2017 marks the year that Castle Rock take a serious step into experimentation. No, we’re not talking about wild wood-aged sours (yet..!) or weird & wonderful ice cream beers. We’re talking about experimenting with a brewing process that has served us so well for almost twenty years; a process that has been honed and tweaked and resulted in us developing consistent and good quality beer that nowadays some would call “conservative” or “safe”. For me and all the other folk that drink our beers on a regular basis, people can label it what they like. But this isn’t about Castle Rock’s core output.
When I talk about experimenting with the process I mean taking a serious look at what our 40bbl kit is capable of – with reference to the 2.0v1.7 series of new beers, which will rotate yearly and are more reflective of some of the more modern/postmodern styles we’re seeing proliferate across the UK and beyond (influenced by here, there and everywhere). I suppose the reductionist way to look at this would be “Castle Rock are doing craft beer” but I find the term so ill-defined that it almost seems crude to use it. No-one knows what craft beer is, but everyone claims they are doing it.
This is about more than that though, this is about looking at a culture within our brewery, a thought process, and addressing it. That’s been the most challenging thing for me so far – we have amazing people in our brewery, people with excitable vigour who want to progress forward with new beer styles and processes, and we have more seasoned professionals who know how to brew great beer and have the years of experience and accolades to prove it. Unstoppable force meets immovable object maybe? What I do know however, is that both these groups of people that form our brewing team REALLY give a damn about beer. That’s what makes these beers so exciting for us. We’re not approaching these beers with a culture of leftfield brewing ready and waiting to be unleashed. We’re approaching these new beers with a history of long-standing experience, balance, subtlety and the delicate citrus sessionability of beers like Harvest Pale combined with a desire to bring something new to the table. Experimentation and innovation with beer is here to stay.
I want to keep you all in the loop about these new beers. Your ongoing feedback is vital. So here’s the lowdown so far.
We’re planning to brew this in mid-February to be available in March after a LOT of deliberation over recipe (the result of months of research and years of combined experience). Our brewery consists of a mash-tun, kettle, hop back and seven fermenters (5 40bbl and 2 80bbl). We don’t have conditioning tanks, or much flexibility in terms of how long the beers can stay in fermenting vessels. The outlets and pumps on the fermenting vessels are also at risk of clogging. Big hop loading = potential clogging = unhappy brewers! So – you can see how my idea of brewing an aromatic, juicy hop forward session IPA with more back end hop than front end hop was a challenge. To give you an idea of our hopping rates, we normally hop at between 200-300g/bbl – which is great for our core range. But we’re talking around 1kg+/bbl for this beer – most of which is dry hop. We’ve settled on a two stage dry hop method: Starting with Summit hops, loose, just before the beer has attenuated (fermented all the sugars), and then Chinook at the end of cooling using nylon mesh bags to contain and infuse the dry hop – all over a two week period.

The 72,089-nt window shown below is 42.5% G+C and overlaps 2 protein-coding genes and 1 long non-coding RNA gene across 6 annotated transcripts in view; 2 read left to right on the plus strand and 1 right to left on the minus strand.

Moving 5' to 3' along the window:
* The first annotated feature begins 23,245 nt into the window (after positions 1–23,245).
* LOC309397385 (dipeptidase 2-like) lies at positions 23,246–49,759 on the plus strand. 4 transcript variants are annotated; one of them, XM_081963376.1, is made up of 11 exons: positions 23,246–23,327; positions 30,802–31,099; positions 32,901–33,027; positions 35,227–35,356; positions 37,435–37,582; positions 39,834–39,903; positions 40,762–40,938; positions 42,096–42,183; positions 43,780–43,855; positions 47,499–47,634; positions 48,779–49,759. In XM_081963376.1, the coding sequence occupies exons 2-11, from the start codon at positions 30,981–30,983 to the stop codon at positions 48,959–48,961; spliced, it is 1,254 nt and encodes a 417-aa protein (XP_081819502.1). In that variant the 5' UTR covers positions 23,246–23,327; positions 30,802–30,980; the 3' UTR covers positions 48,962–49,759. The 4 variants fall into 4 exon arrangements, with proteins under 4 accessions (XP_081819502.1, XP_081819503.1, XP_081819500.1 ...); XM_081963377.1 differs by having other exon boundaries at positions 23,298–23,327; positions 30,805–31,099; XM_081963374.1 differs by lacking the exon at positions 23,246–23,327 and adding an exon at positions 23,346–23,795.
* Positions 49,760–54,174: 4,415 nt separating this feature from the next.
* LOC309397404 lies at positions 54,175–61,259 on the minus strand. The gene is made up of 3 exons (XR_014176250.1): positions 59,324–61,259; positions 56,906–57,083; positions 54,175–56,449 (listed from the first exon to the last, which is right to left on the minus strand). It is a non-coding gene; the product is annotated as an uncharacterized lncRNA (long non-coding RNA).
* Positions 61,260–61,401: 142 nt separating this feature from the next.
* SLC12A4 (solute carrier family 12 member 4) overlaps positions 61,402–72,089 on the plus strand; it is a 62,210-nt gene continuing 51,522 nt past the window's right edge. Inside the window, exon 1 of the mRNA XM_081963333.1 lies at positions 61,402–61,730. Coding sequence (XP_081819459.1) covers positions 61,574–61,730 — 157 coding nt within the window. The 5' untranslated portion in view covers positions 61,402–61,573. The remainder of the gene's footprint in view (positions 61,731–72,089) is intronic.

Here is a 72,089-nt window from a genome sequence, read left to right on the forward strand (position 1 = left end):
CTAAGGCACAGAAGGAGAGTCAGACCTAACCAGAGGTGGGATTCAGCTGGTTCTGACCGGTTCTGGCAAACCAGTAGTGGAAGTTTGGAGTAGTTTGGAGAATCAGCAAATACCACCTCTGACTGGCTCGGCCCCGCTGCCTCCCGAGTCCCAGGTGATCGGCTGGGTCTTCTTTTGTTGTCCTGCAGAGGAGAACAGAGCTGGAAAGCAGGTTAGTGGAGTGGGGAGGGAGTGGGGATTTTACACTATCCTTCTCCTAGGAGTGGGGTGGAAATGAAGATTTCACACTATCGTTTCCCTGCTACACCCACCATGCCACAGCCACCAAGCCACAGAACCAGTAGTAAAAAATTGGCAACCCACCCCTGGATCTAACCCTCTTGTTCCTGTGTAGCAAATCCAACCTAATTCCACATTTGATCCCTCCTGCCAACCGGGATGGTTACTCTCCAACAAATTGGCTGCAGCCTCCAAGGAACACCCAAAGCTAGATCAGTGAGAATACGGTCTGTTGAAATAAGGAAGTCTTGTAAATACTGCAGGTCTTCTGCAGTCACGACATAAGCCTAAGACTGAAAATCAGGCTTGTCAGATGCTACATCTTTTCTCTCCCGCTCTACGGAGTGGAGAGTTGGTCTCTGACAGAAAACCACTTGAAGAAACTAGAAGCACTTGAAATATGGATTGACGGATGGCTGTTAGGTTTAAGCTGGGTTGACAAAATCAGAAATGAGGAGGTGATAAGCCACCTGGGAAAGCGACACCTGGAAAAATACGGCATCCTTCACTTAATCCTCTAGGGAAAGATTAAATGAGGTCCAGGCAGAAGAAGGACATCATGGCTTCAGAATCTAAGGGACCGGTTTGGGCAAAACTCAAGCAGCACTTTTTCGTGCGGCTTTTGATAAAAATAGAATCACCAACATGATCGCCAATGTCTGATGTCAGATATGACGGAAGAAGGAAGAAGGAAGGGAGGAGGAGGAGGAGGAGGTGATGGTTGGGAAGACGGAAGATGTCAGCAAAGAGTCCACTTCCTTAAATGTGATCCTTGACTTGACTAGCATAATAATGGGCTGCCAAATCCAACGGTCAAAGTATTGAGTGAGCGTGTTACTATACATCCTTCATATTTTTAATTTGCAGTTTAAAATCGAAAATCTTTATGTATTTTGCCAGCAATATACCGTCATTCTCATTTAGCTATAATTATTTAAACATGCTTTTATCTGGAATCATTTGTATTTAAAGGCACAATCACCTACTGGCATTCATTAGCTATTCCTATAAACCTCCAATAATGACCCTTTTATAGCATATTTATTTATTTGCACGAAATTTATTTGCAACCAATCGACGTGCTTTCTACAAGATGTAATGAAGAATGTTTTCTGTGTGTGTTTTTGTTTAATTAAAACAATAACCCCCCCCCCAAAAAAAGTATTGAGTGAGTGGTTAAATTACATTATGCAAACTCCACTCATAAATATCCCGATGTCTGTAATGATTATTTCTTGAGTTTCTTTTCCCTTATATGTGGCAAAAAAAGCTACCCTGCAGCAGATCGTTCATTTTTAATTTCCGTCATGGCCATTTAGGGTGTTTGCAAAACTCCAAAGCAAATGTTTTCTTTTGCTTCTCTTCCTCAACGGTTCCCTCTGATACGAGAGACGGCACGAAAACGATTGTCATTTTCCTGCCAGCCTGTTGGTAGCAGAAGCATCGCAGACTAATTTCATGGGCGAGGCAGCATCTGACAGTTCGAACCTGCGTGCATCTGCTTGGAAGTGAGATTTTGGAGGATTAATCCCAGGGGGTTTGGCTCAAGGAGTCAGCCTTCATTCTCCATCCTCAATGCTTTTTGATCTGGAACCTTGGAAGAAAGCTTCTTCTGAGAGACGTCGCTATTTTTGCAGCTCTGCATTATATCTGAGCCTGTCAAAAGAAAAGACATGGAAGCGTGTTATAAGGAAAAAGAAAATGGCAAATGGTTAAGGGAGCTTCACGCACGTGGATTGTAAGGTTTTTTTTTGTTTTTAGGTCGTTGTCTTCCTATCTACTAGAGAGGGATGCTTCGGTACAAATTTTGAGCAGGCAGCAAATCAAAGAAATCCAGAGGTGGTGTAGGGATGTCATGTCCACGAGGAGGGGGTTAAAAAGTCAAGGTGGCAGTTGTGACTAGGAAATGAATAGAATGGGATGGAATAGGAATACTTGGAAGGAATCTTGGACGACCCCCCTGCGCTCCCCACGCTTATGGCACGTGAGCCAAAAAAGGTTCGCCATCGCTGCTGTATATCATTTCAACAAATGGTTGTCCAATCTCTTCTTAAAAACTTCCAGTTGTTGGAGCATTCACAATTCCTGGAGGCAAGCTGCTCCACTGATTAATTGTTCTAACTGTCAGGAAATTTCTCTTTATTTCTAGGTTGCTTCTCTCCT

We’d also looked at ways we can utilise our hop back to extract additional aroma; usually the temperature of the wort when it hits the hopback is about 100 degrees celsius, and the utilisation (in terms of extracting bitterness) is reasonably high – so aroma compounds are lost. We have come up with a way to address this – using a bit of pipe wizardry and cooling the wort which will help aroma-wise.
But these are all new processes for us and we want to get these beers right. Throwing loads of sexy hops into a beer doesn’t necessarily equal a sexy beer – it has to be considered. It is for this reason that we’ve decided to run a trial brew, and in the name of transparency we are calling it “Open Beta 1” and we’re asking you to be our beta testers! The beer is a reflection of our experiments with the process which we can then apply to Session IPA: low hop addition in copper, hop back wort cooling and increased hop loading, mesh bag dry hop infusion and extended residence time in the fermenter to maximise aroma.
Open Beta 1 is available from early February and we would very much welcome any and all feedback you have about it which we will take to subsequent brews in this range. We do brew for you after all and we are determined to do all of these styles justice.